- Shell begins second drilling operation in Alaska’s Arctic seas (fuelfix.com)
- Shell prepares for Beaufort Sea drilling (fuelfix.com)
Executives for ExxonMobil, ConocoPhillips, BP, and TransCanada submitted a letter to the Parnell administration describing their companies’ progress in advancing an Alaska liquefied natural gas (LNG) export project.
“I’m encouraged that the companies have made significant progress in advancing a project and an associated schedule for commercializing North Slope gas,” Governor Parnell said. “Clearly, they have fully shifted their efforts to an Alaska LNG project.”
The companies’ letter addresses a critical benchmark that Governor Parnell laid out in his January State of the State address, calling on the companies to harden the numbers on an LNG project and identify a project timeline by the end of the third quarter.
The letter also addresses an additional third-quarter benchmark that Governor Parnell laid out in his address, calling on the companies to complete their discussions with the Alaska Gasline Development Corporation (AGDC) on the potential to consolidate their work. In the letter, the companies said they have established a cooperative framework with AGDC to share information.
“I am also encouraged to see the significant work between AGDC, which is advancing an in-state gas project, and the Alaska Pipeline Project (APP), which is advancing an LNG export project. Deeper cooperation between these two state-backed efforts is strongly in the state’s interest,” Governor Parnell said.
Prior to the announcement, ExxonMobil, ConocoPhillips and BP had met two earlier benchmarks laid out in Governor Parnell’s State of the State address. On March 29, the state and the companies resolved the Point Thomson litigation. The following day, the companies announced their alignment “on a structured, stewardable and transparent approach with the aim to commercialize North Slope natural gas within the Alaska Gasline Inducement Act (AGIA) framework.”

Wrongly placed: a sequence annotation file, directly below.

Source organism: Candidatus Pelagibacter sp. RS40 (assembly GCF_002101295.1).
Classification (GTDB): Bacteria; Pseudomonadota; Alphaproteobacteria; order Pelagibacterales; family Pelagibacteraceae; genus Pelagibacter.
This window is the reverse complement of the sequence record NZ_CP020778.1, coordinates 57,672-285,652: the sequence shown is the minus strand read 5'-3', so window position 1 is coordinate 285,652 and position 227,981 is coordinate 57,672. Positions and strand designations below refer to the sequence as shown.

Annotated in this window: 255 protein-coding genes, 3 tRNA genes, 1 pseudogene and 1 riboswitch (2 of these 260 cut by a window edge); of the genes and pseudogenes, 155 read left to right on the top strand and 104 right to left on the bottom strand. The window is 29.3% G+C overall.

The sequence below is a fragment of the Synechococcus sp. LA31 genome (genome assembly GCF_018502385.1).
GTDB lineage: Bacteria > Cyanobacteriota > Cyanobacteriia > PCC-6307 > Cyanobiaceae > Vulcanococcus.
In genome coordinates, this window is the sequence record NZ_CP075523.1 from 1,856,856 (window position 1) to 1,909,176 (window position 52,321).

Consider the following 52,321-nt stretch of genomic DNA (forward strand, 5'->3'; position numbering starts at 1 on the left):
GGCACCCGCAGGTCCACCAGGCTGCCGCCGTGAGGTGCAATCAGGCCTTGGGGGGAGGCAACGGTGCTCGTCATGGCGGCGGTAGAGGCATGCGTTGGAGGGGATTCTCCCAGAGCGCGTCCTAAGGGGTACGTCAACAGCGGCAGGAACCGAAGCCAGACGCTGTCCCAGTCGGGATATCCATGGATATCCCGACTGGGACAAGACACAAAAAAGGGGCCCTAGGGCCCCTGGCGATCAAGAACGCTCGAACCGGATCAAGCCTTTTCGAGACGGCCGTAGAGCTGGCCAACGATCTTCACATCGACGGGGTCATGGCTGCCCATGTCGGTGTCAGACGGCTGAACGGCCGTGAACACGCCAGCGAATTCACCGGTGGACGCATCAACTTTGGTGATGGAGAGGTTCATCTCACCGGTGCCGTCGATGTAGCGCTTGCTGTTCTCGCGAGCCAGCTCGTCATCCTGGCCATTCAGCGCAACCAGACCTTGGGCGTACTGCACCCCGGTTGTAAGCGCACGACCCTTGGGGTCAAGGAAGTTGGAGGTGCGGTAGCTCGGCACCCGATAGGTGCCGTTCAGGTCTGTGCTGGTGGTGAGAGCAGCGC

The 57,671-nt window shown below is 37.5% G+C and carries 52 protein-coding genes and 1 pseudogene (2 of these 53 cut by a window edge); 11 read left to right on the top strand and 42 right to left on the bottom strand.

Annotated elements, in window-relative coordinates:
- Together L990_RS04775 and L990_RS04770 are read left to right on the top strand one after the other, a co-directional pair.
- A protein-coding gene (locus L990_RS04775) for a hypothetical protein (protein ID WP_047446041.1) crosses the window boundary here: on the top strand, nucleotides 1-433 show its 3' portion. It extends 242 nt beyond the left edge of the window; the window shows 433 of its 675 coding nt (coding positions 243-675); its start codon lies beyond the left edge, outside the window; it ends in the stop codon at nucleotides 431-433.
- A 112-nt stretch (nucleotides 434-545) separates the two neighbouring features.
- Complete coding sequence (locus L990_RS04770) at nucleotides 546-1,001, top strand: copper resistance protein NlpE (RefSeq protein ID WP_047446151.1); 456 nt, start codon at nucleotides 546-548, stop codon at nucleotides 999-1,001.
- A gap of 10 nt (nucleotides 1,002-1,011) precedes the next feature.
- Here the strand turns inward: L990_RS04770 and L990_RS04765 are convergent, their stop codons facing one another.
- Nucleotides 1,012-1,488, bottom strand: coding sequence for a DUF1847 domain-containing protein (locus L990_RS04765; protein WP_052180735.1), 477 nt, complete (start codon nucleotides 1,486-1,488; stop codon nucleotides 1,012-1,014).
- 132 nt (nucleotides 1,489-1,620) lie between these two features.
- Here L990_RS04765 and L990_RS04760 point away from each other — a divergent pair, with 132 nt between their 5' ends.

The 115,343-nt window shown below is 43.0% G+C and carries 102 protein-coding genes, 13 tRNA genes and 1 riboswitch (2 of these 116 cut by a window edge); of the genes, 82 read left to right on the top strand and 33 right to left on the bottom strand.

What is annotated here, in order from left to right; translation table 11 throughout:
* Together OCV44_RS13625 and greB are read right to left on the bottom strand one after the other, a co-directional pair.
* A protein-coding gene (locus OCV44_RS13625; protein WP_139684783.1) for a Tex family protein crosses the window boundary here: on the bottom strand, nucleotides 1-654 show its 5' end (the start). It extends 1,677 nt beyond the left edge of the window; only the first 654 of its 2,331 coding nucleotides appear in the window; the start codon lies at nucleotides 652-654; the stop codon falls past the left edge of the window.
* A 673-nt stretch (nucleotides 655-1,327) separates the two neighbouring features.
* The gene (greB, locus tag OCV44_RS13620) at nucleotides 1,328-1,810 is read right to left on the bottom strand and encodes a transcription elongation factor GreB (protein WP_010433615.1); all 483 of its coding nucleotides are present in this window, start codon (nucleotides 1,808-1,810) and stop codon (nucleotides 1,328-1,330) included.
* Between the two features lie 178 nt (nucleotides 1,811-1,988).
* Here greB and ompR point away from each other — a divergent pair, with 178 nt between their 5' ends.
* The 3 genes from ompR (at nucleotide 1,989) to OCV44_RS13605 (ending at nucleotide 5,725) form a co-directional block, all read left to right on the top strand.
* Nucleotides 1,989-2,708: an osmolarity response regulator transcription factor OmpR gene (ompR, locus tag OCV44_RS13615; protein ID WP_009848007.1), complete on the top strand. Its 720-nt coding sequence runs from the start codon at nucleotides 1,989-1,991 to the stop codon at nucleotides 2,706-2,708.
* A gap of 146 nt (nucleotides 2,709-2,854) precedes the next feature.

Letter from the producers and TransCanada provide details on the team they have assembled and the team’s activities in developing a project, building on their previous work to commercialize North Slope gas. The documents include a project timeline and a cost range covering various stages in the project development schedule and work plan. The documents also provide new details regarding the components of an Alaska LNG project, including a liquefaction facility, gas production and storage, a large-diameter pipeline, and a gas treatment plant.
Over the past six months, more than 200 employees from the four companies have been working on managerial, technical, and commercial aspects during this phase of the project schedule, according to the letter.
Given the massive size of the North Slope conventional gas resource (35 trillion cubic feet of reserves and more than 200 trillion cubic feet of undiscovered, technically recoverable resources) and the scope of the project as described by the companies, an Alaska LNG project will be one of the largest in the world.
While the companies have been developing their LNG project design, the Parnell administration has undertaken significant outreach to Pacific Rim markets to highlight the comparative advantages of Alaska LNG exports, and to other key stakeholders, including U.S. government officials in charge of export licensing.
The most recent of these efforts was Governor Parnell’s trade mission in September to South Korea and Japan, where he discussed Alaska LNG exports with leading government and industry officials.
- Alaska gas line project could cost $65B or more (jsonline.com)
- Parnell in Asia, touting Alaska natural gas (juneauempire.com)
- Alaska Sees Asia Driving Annual $20 Billion Via Pipeline – Bloomberg (bloomberg.com)
- Alaska cozies to Asia for natural gas (upi.com)